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Tandav's Male Gaze Paints Women as Manipulative Molls with No Real Power of Their Own

Tandav's Male Gaze Paints Women as Manipulative Molls with No Real Power of Their Own

It is difficult to root for any of the female characters in Tandav, yet another web series that continues to propagate patriarchal perception towards women.

One of the dominant images used to promote the web series Tandav was that of Saif Ali Khan in the centre of a funeral service, flanked by women who are key players in his character Samar Pratap’s personal and political life. His wife Ayesha (Sarah Jane Dias), fellow politicians Aditi Mishra (Shonali Nagrani) and Anuradha Kishore (Dimple Kapadia) – these women play prominent roles in the plot. So do student leader Sana Mir (Kritika Kamra), and journalist Garima Deswal (Neha Hinge).

With so many women in this political drama, one would assume that the series would present an empowered version of them. But it establishes early on that the female characters exist as no more than cogs to make the wheels turn in a man’s world, in the way that patriarchal society continues to perceive them.

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File Photo Of Tandav Web Series Poster [/caption]

Samar has three women at his beck and call – wife Ayesha, whose sole purpose is to support his every move, journalist Garima who will compromise on her integrity to maintain connections, and Aditi Mishra who has been promised a powerful portfolio. The one woman in his life that he can’t control is Anuradha Kishore, senior party leader who has been in a relationship with his father, the prime minister of the country, for 30 years.

Anuradha and Samar are both power hungry. While he kills his father, she blackmails him using that information to snatch the position from him. Samar has a fleeting guilty conscience, while Anuradha is an ambitious woman who’d rather use the opportunity to her benefit than bring a criminal to book. Her defence? Despite being a senior party member for so many years, she never got a position she deserved.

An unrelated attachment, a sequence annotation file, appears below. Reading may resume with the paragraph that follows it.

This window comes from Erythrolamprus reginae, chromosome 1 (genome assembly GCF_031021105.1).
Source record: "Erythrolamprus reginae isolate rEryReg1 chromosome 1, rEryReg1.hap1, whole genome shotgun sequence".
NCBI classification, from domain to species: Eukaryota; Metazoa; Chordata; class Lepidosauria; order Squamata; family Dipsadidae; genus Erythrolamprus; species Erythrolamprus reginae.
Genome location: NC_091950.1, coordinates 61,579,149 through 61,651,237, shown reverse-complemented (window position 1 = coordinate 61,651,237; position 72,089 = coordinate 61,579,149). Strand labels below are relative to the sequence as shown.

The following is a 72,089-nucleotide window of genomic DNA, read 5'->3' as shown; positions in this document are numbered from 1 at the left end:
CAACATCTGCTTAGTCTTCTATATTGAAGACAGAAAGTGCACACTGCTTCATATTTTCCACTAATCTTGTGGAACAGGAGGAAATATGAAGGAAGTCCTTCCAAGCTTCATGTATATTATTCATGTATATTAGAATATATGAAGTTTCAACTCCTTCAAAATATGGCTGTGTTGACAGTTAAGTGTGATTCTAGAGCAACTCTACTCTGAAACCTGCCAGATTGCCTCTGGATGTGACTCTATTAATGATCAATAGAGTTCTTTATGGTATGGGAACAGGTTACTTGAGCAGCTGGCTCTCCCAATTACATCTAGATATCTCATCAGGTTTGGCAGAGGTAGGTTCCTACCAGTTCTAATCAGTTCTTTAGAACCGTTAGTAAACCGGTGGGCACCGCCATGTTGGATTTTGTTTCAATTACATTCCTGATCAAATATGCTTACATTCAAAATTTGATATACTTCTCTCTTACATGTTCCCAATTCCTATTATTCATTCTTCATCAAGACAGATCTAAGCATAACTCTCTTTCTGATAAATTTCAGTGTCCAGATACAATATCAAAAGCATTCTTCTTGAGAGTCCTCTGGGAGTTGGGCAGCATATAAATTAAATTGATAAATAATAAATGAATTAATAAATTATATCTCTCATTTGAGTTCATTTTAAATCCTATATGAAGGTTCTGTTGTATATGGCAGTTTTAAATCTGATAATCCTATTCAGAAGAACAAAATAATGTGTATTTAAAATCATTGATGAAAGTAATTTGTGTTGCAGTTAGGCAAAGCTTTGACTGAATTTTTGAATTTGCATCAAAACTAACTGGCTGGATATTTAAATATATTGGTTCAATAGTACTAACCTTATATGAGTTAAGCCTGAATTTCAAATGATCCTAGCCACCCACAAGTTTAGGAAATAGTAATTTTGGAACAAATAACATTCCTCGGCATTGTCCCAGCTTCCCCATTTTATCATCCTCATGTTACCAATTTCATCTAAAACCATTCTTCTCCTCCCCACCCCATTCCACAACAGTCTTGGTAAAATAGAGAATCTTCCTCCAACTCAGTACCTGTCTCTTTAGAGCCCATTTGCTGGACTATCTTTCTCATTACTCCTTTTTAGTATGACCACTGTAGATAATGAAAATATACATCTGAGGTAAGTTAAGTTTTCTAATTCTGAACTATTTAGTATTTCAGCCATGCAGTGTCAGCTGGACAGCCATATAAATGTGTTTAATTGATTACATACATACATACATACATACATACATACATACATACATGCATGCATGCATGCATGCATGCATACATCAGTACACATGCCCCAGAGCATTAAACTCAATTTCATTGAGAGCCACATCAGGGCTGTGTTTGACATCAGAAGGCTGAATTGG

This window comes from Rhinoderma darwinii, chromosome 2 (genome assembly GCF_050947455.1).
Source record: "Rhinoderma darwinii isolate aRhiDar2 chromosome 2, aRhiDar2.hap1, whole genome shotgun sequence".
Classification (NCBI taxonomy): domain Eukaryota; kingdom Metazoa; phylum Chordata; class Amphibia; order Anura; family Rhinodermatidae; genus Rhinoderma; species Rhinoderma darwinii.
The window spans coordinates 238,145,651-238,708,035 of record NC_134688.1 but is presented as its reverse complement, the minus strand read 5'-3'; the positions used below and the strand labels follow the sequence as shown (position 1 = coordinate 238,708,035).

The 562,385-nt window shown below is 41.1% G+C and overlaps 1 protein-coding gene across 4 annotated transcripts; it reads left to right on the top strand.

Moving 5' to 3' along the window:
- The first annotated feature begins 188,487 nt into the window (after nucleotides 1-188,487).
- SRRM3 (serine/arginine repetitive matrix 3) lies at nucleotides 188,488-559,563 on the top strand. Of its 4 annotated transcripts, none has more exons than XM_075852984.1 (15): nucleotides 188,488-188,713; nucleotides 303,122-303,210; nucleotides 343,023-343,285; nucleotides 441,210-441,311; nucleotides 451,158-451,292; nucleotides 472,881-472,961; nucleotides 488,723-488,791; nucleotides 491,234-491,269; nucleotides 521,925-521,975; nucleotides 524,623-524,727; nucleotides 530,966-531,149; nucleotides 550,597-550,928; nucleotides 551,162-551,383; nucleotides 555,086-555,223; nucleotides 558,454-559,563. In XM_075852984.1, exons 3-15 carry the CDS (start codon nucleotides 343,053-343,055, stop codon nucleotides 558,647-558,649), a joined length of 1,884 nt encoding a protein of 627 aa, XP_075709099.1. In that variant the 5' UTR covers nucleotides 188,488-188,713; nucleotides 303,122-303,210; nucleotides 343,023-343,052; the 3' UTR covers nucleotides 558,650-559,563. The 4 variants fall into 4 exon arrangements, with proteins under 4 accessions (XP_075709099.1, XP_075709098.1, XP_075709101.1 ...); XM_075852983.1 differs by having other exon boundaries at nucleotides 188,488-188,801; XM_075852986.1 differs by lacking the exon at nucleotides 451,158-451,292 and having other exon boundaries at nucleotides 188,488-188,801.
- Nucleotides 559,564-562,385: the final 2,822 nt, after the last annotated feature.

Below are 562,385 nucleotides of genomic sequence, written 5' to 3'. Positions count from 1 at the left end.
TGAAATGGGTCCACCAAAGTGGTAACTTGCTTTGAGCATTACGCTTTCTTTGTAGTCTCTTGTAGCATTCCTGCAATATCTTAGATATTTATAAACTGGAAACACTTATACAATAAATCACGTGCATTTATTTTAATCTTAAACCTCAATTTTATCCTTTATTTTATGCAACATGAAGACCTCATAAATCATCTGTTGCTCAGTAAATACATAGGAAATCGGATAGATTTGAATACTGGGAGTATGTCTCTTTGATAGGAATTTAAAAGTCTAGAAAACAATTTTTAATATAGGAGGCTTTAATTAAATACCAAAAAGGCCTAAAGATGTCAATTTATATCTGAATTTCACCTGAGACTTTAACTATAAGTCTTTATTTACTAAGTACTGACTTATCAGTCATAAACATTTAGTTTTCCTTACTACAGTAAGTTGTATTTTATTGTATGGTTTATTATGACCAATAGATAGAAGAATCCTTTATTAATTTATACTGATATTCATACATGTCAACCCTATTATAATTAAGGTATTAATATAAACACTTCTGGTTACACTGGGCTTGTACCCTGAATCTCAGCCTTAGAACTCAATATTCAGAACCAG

The weak character development of the show does not give Anuradha a more legitimate claim to either chair of the prime minister or to the man she treated as her husband for 30 years. Samar’s father never married her in order to keep his image as a politician clean.

There are more illegitimate relationships in the series, which somehow manage to taint the women while taking a more sympathetic view of the men. Sandhya Nigam (Sandhya Mridul) rightfully asks for a divorce from her cheating husband, Jigar Sampath (Dino Morea). But Jigar’s a lovesick puppy who doesn’t want a divorce, while Sandhya is not only getting more powerful than him at work, but is also in an illegitimate relationship with a politician.

While consoling Jigar in episode 5, Saif’s character Samar makes a crude analogy about women being attracted to men in power. It’s very clear where the writer’s sympathies lie.

It is difficult to root for any of the women in the show. Sana Mir is seen fighting for farmers’ rights as a student leader, but manipulates the professor (Dino Morea) she is sleeping with for money. She doesn't bat an eyelid before tricking her friends and turning them against one another. She is empowered enough to fight for her wrongfully arrested college mate. But in personal life, she lets herself be blackmailed by corrupt policemen who threaten to arrest her sister for a crime she didn’t commit. The contradictions in her character make it difficult to relate with Sana.

The need for more women writers in Indian cinema/series has been in discussion for a while now. Tandav proves once again that the male gaze continues to perceive women as manipulative molls, who gain power either by association, compromise or blackmail, not because they can prove their worth in a fair contest. This perception towards women is deep seated in the patriarchal psyche, and Tandav reeks of it. Casting multiple women does not lead to gender parity, shifting the gaze to give them real credibility and strength does.

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